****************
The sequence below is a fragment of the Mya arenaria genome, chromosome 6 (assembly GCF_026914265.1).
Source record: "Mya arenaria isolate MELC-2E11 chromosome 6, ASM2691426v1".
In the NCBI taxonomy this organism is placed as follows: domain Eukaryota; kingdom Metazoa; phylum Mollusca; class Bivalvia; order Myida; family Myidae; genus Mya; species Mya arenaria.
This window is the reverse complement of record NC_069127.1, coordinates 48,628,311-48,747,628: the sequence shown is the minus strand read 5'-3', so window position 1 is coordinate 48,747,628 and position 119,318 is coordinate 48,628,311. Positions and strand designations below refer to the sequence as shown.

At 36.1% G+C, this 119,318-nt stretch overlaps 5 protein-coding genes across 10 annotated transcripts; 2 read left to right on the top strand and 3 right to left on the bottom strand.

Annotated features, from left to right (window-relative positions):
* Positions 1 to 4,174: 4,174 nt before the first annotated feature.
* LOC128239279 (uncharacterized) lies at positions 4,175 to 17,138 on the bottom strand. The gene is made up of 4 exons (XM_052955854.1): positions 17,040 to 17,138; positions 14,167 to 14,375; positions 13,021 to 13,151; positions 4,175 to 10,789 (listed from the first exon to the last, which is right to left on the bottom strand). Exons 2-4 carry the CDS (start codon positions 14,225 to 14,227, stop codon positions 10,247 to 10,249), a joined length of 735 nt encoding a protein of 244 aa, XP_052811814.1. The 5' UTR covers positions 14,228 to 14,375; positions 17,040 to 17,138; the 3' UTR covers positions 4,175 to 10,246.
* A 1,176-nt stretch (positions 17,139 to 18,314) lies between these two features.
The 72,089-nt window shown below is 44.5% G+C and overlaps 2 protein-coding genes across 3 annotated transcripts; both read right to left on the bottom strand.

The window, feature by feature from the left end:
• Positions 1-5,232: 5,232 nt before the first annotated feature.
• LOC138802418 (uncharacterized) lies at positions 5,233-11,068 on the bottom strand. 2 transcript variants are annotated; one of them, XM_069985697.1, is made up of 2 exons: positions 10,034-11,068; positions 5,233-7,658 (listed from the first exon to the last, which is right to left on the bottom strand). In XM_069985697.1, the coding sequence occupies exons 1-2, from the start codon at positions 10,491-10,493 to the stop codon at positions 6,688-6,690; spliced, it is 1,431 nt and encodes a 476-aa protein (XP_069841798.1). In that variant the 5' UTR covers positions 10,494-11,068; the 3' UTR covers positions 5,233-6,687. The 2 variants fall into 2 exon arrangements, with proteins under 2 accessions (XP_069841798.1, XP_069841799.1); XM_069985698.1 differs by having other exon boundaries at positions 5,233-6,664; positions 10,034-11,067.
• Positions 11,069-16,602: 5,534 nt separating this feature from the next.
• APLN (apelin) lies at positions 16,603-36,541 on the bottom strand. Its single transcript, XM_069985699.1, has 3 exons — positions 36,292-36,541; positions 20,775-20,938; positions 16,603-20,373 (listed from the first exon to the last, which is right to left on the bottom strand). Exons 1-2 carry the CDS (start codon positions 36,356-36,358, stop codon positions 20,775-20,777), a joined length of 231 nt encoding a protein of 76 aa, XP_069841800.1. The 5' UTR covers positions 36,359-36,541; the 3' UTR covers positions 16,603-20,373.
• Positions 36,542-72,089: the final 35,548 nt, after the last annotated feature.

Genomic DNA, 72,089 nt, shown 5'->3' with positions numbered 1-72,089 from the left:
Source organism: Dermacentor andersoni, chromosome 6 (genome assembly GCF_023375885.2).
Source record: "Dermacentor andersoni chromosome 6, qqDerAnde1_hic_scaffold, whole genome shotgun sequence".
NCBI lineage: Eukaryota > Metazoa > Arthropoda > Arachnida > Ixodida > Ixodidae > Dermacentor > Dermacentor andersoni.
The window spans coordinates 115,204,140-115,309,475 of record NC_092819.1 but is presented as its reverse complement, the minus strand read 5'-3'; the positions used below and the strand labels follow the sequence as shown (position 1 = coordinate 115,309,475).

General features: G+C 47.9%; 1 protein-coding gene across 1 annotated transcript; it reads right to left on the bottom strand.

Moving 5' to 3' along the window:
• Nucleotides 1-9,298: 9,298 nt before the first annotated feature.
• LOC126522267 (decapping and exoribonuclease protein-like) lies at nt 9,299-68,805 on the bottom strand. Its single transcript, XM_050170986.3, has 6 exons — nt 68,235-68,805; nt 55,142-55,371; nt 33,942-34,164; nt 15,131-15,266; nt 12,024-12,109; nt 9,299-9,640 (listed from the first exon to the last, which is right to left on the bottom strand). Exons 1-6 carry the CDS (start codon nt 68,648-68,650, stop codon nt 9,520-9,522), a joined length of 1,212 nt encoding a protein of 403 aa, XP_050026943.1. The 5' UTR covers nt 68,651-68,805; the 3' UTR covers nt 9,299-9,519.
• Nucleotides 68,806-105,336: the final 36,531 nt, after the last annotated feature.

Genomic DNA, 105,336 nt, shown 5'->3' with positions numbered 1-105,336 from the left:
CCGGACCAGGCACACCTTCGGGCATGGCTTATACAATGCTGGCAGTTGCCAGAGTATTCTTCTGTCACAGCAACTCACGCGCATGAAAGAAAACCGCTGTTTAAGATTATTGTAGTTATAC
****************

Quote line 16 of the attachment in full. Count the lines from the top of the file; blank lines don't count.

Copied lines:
• Positions 36,542-72,089: the final 35,548 nt, after the last annotated feature.